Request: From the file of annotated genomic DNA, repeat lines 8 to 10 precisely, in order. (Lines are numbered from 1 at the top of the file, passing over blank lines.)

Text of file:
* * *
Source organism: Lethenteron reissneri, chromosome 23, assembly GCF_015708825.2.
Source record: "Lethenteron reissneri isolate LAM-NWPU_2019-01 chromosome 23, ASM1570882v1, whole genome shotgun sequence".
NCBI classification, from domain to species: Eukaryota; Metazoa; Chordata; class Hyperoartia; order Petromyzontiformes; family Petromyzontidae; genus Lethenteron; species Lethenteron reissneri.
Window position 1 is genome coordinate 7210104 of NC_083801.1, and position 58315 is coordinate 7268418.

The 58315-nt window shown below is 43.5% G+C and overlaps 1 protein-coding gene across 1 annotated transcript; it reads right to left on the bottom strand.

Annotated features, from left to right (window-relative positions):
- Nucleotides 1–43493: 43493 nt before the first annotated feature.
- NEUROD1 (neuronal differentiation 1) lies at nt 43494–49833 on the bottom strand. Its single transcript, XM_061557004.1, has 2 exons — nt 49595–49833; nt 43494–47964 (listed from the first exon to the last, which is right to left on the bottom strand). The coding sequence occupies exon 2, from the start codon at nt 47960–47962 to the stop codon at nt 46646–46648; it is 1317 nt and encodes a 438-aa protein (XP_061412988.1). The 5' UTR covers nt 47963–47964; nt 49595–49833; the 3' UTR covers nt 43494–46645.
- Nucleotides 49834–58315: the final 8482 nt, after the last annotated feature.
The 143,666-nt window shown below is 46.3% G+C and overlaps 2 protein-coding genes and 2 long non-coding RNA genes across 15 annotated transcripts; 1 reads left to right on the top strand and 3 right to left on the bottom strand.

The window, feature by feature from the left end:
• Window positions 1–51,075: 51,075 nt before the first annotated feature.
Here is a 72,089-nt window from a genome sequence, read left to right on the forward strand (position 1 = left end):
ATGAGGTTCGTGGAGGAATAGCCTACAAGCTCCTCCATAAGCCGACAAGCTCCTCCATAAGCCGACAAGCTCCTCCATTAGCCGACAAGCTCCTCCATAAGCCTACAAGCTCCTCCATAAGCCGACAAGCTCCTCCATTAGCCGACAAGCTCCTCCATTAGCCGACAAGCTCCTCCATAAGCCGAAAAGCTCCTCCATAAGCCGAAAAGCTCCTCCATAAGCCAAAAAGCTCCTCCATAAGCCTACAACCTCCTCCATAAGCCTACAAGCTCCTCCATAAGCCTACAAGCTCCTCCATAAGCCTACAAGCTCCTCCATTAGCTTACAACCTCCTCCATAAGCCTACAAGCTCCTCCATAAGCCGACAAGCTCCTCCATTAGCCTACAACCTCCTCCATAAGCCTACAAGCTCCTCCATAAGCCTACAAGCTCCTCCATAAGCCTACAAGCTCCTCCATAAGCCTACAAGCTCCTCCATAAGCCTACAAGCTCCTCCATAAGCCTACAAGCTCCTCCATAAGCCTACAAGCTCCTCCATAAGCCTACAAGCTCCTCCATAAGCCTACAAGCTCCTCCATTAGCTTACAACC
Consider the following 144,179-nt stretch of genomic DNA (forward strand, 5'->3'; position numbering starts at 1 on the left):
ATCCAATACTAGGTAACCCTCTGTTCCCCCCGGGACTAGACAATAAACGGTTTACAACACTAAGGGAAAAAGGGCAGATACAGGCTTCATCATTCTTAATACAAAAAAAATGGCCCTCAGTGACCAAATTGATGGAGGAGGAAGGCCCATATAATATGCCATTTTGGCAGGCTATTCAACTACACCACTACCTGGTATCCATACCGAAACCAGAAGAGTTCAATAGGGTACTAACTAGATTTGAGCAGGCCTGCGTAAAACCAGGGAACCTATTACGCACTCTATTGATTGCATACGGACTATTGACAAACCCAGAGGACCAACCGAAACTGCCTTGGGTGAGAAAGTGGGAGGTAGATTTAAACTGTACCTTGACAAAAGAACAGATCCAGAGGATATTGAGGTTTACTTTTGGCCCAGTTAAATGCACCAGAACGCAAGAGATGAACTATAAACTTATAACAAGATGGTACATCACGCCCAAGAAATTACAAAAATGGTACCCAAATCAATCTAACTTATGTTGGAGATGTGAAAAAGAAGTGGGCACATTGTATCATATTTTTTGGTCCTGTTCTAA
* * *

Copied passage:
- NEUROD1 (neuronal differentiation 1) lies at nt 43494–49833 on the bottom strand. Its single transcript, XM_061557004.1, has 2 exons — nt 49595–49833; nt 43494–47964 (listed from the first exon to the last, which is right to left on the bottom strand). The coding sequence occupies exon 2, from the start codon at nt 47960–47962 to the stop codon at nt 46646–46648; it is 1317 nt and encodes a 438-aa protein (XP_061412988.1). The 5' UTR covers nt 47963–47964; nt 49595–49833; the 3' UTR covers nt 43494–46645.
- Nucleotides 49834–58315: the final 8482 nt, after the last annotated feature.
The 143,666-nt window shown below is 46.3% G+C and overlaps 2 protein-coding genes and 2 long non-coding RNA genes across 15 annotated transcripts; 1 reads left to right on the top strand and 3 right to left on the bottom strand.